Every brand has a name, but have you ever wondered where did it come from?

Sometimes it might seem like a simple choice, but we can assure you that there is a specific story behind the naming of every company, whose meaning is not known to everyone but which is essential for building brand awareness and customer acquisition.

Let’s dismantle a myth right away: our brand will never have a certain name just because its founder like it or just because it sounds good. Conversely, a brand must first identify the product, direct the consumers to it and reassure them on its quality. But that’s not all: the name of a company must be able to transmit values, become a soul that evokes emotions, experiences and lifestyles. Only then it will become a brand: not just a name, but the reference point of the target.

Therefore, as said, it is also important to remember that the creation of the name is strongly linked to the mission, a set of values and objectives that define the way to position on the market. The mission itself, indeed, will be representative for customers and able to make a difference between a certain brand and the others and to create an emotional connection with its target audience.

So, once the mission and the goals of your brand are defined, it will be time to concentrate on the creation of a logo and a pay-off, which are the last pieces to build the brand identity:

 
  • The logo will obviously have to evoke your concept, those 2-3 guiding values wherewith to decline the brand identity. It’s recommended to opt for an abstract logo (Steve Jobs is the exception that proves the rule), easy to remember and able to arouse into your customers specific ideas and concepts, immediately identifiable in your brand.
  • The pay-off, instead, is made up by a phrase that symbolically holds your values and which is recognizable and associable with the brand.
 

Probably when you are at the beginning of your business activity you are looking forward to start, not giving the right importance to the corporate identity. Don’t do that. These stories of companies for which the rebranding became a mandatory and not at all inexpensive choice explain you why:

 
  • AdNear, a startup based in Singapore, has started by launching a geographical identification system capable of tracking mobile devices without using the GPS technology, used by large companies such as Volkswagen, Toyota, Samsung and Coca Cola to send targeted marketing messages based on geolocation of consumers.
  • In October 2014, it has received a Series B round of funding amounting to $ 19 million which allowed an expansion of the mission beyond mere advertising, moving on to all that includes the data-driven marketing. Therefore, it has been decided to remove the prefix “Ad” and change the name to “Near”. “This was a big step for us, but it is also a natural progression as things have changed tremendously over time” said Anil Mathews, founder and CEO of Near to TechInAsia. The renaming was not without pain, because AdNear was a unique name, while Near is a common word. Can you imagine how this would affect the SEO, just to give an example? “We lose a lot of brand equity with the name change, but we do think the new name reflects where we are, and our direction” says Mathews.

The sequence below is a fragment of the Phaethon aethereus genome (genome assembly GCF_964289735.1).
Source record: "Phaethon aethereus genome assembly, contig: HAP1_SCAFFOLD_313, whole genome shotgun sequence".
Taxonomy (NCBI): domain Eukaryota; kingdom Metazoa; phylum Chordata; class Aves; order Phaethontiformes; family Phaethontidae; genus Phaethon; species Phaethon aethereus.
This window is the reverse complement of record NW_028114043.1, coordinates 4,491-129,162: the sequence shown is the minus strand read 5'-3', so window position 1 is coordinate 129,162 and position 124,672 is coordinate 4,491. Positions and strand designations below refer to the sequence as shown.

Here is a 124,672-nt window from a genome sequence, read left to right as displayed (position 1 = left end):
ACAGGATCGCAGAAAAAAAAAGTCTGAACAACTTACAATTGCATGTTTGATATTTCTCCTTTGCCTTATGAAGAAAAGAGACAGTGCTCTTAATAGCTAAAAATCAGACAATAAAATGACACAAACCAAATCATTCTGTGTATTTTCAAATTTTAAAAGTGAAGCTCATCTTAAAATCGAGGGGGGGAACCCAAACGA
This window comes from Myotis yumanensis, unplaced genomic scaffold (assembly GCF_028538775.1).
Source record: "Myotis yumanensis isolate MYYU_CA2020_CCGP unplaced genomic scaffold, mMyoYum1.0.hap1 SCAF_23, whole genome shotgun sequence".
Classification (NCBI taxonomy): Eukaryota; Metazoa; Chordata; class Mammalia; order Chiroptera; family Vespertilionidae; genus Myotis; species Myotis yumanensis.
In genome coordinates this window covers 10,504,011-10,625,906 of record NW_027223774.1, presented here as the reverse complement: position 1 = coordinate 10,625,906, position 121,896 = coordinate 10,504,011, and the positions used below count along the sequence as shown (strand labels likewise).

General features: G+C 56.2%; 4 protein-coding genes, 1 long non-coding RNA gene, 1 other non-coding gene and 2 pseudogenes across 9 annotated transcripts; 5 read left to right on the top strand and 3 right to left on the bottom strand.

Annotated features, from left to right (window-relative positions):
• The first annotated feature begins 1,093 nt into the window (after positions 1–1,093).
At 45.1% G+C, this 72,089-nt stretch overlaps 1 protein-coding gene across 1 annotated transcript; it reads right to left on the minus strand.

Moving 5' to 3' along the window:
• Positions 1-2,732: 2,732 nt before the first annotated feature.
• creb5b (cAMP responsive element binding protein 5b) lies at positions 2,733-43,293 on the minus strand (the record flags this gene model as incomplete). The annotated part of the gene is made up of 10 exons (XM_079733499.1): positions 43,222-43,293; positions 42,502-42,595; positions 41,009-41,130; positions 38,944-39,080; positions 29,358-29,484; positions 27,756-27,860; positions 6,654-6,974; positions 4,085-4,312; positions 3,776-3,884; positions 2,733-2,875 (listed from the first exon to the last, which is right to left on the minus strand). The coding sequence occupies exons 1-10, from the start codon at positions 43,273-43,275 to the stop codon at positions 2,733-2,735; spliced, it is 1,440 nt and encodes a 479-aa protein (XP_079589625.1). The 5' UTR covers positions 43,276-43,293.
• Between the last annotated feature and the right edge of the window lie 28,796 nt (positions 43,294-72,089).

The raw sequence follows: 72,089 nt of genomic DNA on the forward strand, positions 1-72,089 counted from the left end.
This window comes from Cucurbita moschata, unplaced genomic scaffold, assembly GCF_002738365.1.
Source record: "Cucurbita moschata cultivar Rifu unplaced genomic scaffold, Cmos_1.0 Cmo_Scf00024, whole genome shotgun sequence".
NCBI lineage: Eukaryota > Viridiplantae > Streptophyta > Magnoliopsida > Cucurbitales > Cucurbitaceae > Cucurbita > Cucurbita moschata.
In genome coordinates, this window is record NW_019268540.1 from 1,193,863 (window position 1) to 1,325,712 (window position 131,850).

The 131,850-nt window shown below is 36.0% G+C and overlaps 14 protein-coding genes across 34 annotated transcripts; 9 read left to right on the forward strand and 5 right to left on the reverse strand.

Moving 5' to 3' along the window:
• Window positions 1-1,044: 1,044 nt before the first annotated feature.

• Robert Laing, one of the founders of the translation platform Gengo, which in 2012 eliminated the prefix “my” from its name, talked about how expensive the rebranding process is on his blog. “You’ll spend roughly the price of a luxury car if you use an agency. If you need them to do naming too. It will cost 10-20% more still. It will take at least 8 weeks for the branding phase, normally longer” – writes Laing – “It will take at least 80h of management time in meetings, travel, implementation. Trademarks can be $5k to $20k+ depending on complexity and region choice”.
  • The necessity for rebranding happened to an Italian startup as well. Waynaut, initially named Youmove.me, had to change its name when it decided to move the target (and thus the business model) from the end user to tour operators that can make use of the platform for a complete planning travel. The name was to specifically linked to a B2C company and wasn’t suitable to be used for a B2B business.
  • It also occurs to stumble into real semantic horrors. An American chromatographic company of analysis relied on a specialized agency to have a winning brand. From the words “analytical” and “technology”, it came out AnalTech. No one noticed the error/horror until it was too late. Fifty years later they changed the domain in ichromatography… but the name of the association still remains AnalTech!
 

And you? Have you thought about naming your startup? Are you sure it is the right one?  We are here for this and we are looking forward to meet you.

10-questions-to-ask-before-naming-your-business